With all the blather about "green energy," a real story about using technology to improve energy efficiency and thereby create jobs seems to be in order.  So let me tell you a tale about arguably the Greatest Job-Creator of the Twentieth Century.  

His name was Ray Kroc, the founder of McDonald's Corporation.  Depending upon the source you use, somewhere between one out of eight and one out of ten of all Americans in the labor force has at one time or another worked for McDonald's.  That is a lot of jobs!  And even in 2011, the largest hiring event in the nation was a one-day jobs push by McDonald's, which resulted in 62,000 new hires that day.

While there were many innovations fostered by Mr. Kroc, I can personally relate the story of two of them.  During the late 1970s, we faced an energy crisis with rapidly increasing energy costs.  Having started out as a milkshake mixer salesman for the equipment manufacturer, Prince Castle, Mr. Kroc had created within his company an equipment-engineering department tasked with devising new equipment that served the goals of quality, efficiency, and consistency.  Two of their successes were the high-efficiency gas fryer and the pass-through sandwich bin.  I worked with the McDonald's engineers in creating both.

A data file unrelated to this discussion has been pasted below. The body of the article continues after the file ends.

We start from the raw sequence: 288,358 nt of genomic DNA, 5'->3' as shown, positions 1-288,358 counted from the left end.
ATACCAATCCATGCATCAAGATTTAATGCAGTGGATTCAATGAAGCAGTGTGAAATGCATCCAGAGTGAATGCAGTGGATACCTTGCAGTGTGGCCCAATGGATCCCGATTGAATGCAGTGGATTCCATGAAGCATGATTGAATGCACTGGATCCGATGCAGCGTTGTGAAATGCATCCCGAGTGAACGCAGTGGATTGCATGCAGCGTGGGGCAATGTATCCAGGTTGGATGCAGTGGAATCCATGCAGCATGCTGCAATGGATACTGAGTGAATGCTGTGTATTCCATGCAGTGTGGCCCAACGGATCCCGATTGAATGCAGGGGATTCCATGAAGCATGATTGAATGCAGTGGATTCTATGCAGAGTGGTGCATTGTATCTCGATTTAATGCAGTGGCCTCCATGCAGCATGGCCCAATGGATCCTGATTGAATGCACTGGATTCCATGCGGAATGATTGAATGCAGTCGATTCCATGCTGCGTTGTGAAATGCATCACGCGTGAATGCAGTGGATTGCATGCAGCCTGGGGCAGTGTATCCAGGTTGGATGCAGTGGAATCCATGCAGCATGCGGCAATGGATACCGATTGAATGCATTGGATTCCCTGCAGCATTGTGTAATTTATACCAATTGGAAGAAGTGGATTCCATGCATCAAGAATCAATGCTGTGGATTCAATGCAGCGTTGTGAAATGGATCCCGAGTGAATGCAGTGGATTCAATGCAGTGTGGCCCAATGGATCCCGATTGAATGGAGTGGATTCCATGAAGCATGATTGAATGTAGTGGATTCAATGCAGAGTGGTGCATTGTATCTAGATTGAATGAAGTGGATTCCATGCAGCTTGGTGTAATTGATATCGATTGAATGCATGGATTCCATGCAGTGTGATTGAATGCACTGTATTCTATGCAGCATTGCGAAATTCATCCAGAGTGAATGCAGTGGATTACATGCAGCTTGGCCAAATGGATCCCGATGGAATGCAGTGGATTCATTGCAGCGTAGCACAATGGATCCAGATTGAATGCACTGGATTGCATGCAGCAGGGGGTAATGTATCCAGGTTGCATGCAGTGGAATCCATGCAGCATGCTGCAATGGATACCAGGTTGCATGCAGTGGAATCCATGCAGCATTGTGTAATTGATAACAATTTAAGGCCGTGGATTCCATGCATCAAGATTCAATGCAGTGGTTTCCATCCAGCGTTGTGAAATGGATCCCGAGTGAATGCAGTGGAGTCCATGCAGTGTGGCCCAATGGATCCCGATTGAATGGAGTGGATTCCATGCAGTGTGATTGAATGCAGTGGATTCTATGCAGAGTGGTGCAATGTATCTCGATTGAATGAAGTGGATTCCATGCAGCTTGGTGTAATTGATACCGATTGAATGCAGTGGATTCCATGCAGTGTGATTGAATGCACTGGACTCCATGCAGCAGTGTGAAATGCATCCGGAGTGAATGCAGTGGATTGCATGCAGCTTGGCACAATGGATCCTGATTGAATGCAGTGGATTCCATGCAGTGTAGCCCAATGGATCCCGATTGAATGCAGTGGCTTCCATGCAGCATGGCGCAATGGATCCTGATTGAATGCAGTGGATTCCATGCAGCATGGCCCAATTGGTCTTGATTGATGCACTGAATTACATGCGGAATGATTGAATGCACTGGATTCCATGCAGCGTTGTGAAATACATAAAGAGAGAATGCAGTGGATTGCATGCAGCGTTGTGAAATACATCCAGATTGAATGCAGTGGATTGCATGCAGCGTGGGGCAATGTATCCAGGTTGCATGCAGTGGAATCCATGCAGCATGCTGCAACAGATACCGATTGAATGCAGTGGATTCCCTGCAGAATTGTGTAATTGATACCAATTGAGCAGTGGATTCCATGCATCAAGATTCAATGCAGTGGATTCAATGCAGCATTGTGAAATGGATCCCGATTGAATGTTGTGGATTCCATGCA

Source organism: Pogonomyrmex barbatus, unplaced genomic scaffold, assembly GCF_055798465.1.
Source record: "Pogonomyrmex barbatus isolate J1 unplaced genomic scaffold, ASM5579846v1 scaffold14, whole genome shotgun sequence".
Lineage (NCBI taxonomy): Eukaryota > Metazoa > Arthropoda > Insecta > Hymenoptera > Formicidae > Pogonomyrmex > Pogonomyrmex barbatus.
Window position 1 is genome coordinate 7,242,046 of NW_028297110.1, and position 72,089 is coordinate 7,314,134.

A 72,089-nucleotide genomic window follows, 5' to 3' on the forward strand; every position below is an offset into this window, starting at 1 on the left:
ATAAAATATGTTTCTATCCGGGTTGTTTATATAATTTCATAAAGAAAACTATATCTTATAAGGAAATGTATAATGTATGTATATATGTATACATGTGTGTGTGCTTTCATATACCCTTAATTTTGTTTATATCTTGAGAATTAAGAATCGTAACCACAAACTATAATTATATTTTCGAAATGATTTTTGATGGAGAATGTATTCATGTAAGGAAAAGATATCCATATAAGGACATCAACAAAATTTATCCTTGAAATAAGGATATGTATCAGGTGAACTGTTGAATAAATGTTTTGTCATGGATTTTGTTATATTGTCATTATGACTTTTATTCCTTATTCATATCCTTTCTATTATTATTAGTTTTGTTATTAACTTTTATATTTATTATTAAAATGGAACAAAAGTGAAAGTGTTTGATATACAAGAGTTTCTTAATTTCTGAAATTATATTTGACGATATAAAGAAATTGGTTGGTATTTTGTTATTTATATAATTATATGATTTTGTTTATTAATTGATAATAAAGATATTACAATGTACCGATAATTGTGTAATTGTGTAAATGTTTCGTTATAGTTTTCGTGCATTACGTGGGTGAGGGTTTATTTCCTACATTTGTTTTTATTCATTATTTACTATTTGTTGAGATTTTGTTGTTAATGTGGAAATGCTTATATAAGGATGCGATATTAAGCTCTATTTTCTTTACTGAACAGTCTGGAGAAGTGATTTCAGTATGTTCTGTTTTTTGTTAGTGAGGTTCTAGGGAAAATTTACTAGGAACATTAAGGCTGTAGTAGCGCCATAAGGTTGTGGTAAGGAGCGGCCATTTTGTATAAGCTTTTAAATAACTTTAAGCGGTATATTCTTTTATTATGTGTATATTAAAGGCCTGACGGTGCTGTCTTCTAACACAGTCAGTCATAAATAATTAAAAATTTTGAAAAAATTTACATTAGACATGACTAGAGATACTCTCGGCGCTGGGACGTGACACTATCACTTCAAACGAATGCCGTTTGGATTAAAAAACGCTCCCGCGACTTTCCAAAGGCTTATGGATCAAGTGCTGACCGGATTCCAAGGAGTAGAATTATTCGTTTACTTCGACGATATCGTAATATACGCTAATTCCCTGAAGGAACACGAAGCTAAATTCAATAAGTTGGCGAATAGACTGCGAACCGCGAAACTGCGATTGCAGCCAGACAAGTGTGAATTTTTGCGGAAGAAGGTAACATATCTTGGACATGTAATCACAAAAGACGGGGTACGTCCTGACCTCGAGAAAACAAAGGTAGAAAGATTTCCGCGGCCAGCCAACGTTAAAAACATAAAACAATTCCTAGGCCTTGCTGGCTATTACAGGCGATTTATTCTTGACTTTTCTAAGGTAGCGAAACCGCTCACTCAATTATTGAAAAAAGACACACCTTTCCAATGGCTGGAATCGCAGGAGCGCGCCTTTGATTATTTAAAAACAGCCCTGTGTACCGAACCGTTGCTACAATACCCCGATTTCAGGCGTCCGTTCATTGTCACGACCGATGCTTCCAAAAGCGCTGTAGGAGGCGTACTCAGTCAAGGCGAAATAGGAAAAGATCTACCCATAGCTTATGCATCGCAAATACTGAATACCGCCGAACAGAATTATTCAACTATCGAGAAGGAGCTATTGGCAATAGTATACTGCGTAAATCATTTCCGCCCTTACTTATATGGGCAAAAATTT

Anyone who remembers McDonald's from those days knows that their signature product (and highest-margin item) was their French fries.  Unlike their competition, McDonald's cooked the fries in lard, not cooking oil (this was before the food police struck).  Given that lard solidifies at room temperature, there was a problem of liquefying it when in start-up mode without endangering the cooks.  So we put in a variety of electronic controls at a time when the industry standard was to use a minimum of very cheap and relatively crude electromechanical controls.  Among the key innovations were electronic spark ignition for the gas burner in combination with a high-efficiency burner, which eliminated the pilot light, and a "melt cycle" timer which kept the heat input low until the lard had melted.  The resultant efficiency of the fryer was so great an improvement on the then-state-of-the-art fryer that when it was introduced, the store owners would rip out and replace existing fryers that were only two years old.